Hawai’i Visitor Arrivals Up 3.5% – But Not On The Big Island.
- The Kilauea Impact
- Hawai‘i Volcanoes National Park – $455,000 A Day Impact
- Visitors Are Good For The Hawaii Economy
- Sometimes Our Guests Can Be Tough On Locals
- Hawai’i Visitor Arrivals Up 3.5%… Well, except for the Big Island
- The Big Island Had Fewer Visitors
- Overall, Visitors Continue To Come To Hawaii
The Kilauea Impact: Pele has an influence on visitors to the Big Island, and it is usually very good. Eruptions helped draw more than 2 million visitors to Hawai‘i Volcanoes National Park in 2017, according to a new National Park Service report. Those 2,016,702 visitors to the park spent $166 million in communities near the park, according to the report, which supported 2,020 local jobs, and brought a cumulative benefit of $222.4 million to the local economy.
With the recent eruptions still fresh in the news, many merchants are still reporting lower than normal revenues because potential tourists planning their vacations during the eruptions opted to go to a different Hawaiian Island, or elsewhere.
According to the New York Times, “The shutdown of the park alone is likely to cost the local economy millions of dollars. The National Park Service reported that by driving visitor spending on hotels, restaurants, grocery stores, and rental cars the Volcanoes park contributed $166 million to the local economy in 2017.
Hawai‘i Volcanoes National Park – $455,000 A Day Impact: Lynne Koontz, an economist with the National Park System, believes that the most precise way to measure the impact that the park’s closure will have on the local economy is by breaking down the annual figure into a daily average — $455,000 a day — and multiplying that by the number of days the park has been closed. The HVNP has now been closed for 10 weeks, adding up to nearly $32 million.”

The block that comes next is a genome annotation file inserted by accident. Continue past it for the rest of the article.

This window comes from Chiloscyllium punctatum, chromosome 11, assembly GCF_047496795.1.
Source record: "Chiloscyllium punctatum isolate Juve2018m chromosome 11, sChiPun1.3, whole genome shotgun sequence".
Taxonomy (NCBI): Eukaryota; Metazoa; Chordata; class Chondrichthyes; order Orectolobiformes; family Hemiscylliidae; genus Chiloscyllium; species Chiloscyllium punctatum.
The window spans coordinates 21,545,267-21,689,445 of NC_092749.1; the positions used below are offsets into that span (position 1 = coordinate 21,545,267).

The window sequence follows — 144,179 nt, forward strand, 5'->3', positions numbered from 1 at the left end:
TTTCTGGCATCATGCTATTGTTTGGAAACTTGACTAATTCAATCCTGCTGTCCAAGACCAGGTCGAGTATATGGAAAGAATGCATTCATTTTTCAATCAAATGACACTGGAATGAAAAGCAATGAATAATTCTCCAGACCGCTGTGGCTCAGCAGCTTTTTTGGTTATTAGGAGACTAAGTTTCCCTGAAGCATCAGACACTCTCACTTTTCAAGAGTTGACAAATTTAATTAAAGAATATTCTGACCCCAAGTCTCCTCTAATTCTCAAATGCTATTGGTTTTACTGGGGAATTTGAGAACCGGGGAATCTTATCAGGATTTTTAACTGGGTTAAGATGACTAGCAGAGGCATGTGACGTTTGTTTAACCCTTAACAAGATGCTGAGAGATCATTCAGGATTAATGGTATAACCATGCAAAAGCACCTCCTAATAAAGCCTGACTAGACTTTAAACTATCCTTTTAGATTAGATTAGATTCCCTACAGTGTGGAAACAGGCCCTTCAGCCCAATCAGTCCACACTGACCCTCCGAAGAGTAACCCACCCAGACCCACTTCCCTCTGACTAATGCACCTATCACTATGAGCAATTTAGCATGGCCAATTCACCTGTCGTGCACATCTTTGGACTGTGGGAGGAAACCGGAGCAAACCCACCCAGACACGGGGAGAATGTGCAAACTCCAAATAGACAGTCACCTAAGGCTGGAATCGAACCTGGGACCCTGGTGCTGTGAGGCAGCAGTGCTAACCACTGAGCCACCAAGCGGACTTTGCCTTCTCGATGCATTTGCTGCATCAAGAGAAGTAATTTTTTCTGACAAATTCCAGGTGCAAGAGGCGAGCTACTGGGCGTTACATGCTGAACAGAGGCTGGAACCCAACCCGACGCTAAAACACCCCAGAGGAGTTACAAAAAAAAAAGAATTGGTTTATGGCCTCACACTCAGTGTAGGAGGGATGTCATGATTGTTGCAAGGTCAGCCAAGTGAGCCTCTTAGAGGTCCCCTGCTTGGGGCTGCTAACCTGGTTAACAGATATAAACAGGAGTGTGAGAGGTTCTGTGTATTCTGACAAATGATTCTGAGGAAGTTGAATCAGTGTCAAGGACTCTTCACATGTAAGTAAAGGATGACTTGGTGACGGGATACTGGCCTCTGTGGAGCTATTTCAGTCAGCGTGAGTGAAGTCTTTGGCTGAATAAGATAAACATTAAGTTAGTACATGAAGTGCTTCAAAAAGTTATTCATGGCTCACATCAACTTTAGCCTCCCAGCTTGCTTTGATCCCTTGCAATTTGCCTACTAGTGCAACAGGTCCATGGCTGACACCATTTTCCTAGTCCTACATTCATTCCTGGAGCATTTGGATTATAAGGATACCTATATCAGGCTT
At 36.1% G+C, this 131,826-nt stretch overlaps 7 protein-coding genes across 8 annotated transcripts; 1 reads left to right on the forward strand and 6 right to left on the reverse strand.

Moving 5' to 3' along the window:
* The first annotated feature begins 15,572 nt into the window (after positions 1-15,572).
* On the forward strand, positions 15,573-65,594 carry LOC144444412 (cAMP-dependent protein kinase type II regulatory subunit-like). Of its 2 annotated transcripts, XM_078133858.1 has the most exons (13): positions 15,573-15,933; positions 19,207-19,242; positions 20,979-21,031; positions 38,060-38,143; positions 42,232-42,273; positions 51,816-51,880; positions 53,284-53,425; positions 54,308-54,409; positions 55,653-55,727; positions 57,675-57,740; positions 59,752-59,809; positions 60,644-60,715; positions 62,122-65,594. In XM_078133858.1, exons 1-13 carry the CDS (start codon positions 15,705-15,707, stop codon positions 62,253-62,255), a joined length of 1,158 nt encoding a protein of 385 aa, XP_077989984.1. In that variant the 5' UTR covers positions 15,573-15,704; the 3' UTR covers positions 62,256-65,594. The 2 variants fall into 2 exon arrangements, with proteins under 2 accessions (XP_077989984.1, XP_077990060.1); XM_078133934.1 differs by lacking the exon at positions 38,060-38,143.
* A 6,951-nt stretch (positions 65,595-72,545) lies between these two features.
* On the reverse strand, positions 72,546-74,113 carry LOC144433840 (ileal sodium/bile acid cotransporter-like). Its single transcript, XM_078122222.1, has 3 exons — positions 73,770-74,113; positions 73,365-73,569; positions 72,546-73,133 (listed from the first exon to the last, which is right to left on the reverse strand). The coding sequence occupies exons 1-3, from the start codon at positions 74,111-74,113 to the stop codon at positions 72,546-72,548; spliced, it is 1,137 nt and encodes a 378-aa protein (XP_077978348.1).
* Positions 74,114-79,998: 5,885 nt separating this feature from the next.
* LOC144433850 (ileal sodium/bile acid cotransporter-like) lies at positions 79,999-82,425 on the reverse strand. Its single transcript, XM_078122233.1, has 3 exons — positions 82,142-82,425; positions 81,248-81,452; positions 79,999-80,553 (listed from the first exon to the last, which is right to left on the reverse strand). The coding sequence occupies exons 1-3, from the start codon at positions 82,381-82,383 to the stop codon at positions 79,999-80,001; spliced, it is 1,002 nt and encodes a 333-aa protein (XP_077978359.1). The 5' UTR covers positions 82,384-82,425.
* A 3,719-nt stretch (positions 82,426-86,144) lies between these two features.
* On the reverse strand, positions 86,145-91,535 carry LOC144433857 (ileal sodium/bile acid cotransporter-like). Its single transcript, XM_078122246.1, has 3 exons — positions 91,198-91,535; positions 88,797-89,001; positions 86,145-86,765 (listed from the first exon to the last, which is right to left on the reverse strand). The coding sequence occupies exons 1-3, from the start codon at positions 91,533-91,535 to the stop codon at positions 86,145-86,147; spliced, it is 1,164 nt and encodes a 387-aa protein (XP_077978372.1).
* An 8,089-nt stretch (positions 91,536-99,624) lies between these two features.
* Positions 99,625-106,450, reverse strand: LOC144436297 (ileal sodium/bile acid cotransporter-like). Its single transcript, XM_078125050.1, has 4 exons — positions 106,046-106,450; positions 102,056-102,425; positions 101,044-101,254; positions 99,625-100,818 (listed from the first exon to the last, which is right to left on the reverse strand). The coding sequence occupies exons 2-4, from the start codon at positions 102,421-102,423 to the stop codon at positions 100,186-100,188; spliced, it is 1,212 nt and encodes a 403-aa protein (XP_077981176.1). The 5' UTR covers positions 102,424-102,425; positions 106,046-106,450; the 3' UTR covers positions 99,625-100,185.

Visitors Are Good For The Hawaii Economy: Hawaii tourism is responsible for over 200,000 jobs and tourism allows Hawai’i to have a constant flow of dollars. Tourism in Hawaii continues to grow – visitors to the Hawaiian Islands spent a total of $1.28 billion in September 2018, an increase of 6.4 percent compared to a year ago.
Tourism provides 30 percent of the private sector jobs on the Big Island, causing concern to grow over the potential of a long-term hit on the island’s economy when there is an eruption or hurricane.
Sometimes Our Guests Can Be Tough On Locals…
Hawai’i Visitor Arrivals Up 3.5%… Well, except for the Big Island: The Hawaii Department of Business, Economic Development & Tourism reports the total visitor arrivals grew to 724,863 (+3.5%) in September 2018 compared to a year ago, with total visitor days increasing by 5.8 percent. The average daily census, or the number of visitors on any given day in September, was 209,432, up 5.8 percent compared to last year.
- O‘ahu recorded increases in both visitor spending (+12.2% to $638.9 million) and visitor arrivals (+3.1% to 462,079) versus a year ago
- Kaua‘i also realized growth in visitor spending (+21.5% to $153.8 million) and visitor arrivals (+4.1% to 102,041)
- Visitor spending on Maui was comparable to a year ago (+0.4% to $334.4 million) while visitor arrivals increased (+5.9% to 212,357)
The Big Island Had Fewer Visitors: Not surprisingly, with the Kilauea eruptions occurring a few months ago when many people were planning their Hawaiian vacation, traffic to the Big Island had decreases in both visitor spending (-14.1% to $140.5 million) and visitor arrivals (-14.0% to 102,635).
Overall, Visitors Continue To Come To Hawaii.